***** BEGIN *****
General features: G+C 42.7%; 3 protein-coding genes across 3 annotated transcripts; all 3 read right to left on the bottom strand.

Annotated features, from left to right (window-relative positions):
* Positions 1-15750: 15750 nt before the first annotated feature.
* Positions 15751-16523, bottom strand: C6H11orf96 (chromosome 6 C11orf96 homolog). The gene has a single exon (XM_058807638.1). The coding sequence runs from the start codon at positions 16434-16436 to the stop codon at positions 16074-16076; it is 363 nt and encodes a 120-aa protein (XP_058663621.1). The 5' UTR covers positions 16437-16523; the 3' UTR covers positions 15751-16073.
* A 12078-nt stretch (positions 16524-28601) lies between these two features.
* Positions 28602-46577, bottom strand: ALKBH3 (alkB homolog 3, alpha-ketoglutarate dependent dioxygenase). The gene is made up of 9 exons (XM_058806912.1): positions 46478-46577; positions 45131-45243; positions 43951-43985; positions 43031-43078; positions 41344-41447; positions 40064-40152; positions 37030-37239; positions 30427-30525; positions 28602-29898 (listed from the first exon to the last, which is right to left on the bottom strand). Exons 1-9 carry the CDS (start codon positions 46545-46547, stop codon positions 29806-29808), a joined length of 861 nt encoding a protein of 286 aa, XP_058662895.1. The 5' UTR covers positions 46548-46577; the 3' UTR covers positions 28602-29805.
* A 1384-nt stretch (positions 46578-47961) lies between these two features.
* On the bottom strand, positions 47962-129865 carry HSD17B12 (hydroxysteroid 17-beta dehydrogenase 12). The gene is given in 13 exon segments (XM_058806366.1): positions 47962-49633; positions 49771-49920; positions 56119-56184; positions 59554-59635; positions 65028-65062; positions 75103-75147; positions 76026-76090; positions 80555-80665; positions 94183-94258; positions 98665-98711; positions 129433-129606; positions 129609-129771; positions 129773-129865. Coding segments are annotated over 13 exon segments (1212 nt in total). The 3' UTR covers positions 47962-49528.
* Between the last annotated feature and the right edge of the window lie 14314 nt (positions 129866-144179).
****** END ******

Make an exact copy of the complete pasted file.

General features: G+C 42.7%; 3 protein-coding genes across 3 annotated transcripts; all 3 read right to left on the bottom strand.

Annotated features, from left to right (window-relative positions):
* Positions 1-15750: 15750 nt before the first annotated feature.
* Positions 15751-16523, bottom strand: C6H11orf96 (chromosome 6 C11orf96 homolog). The gene has a single exon (XM_058807638.1). The coding sequence runs from the start codon at positions 16434-16436 to the stop codon at positions 16074-16076; it is 363 nt and encodes a 120-aa protein (XP_058663621.1). The 5' UTR covers positions 16437-16523; the 3' UTR covers positions 15751-16073.
* A 12078-nt stretch (positions 16524-28601) lies between these two features.
* Positions 28602-46577, bottom strand: ALKBH3 (alkB homolog 3, alpha-ketoglutarate dependent dioxygenase). The gene is made up of 9 exons (XM_058806912.1): positions 46478-46577; positions 45131-45243; positions 43951-43985; positions 43031-43078; positions 41344-41447; positions 40064-40152; positions 37030-37239; positions 30427-30525; positions 28602-29898 (listed from the first exon to the last, which is right to left on the bottom strand). Exons 1-9 carry the CDS (start codon positions 46545-46547, stop codon positions 29806-29808), a joined length of 861 nt encoding a protein of 286 aa, XP_058662895.1. The 5' UTR covers positions 46548-46577; the 3' UTR covers positions 28602-29805.
* A 1384-nt stretch (positions 46578-47961) lies between these two features.
* On the bottom strand, positions 47962-129865 carry HSD17B12 (hydroxysteroid 17-beta dehydrogenase 12). The gene is given in 13 exon segments (XM_058806366.1): positions 47962-49633; positions 49771-49920; positions 56119-56184; positions 59554-59635; positions 65028-65062; positions 75103-75147; positions 76026-76090; positions 80555-80665; positions 94183-94258; positions 98665-98711; positions 129433-129606; positions 129609-129771; positions 129773-129865. Coding segments are annotated over 13 exon segments (1212 nt in total). The 3' UTR covers positions 47962-49528.
* Between the last annotated feature and the right edge of the window lie 14314 nt (positions 129866-144179).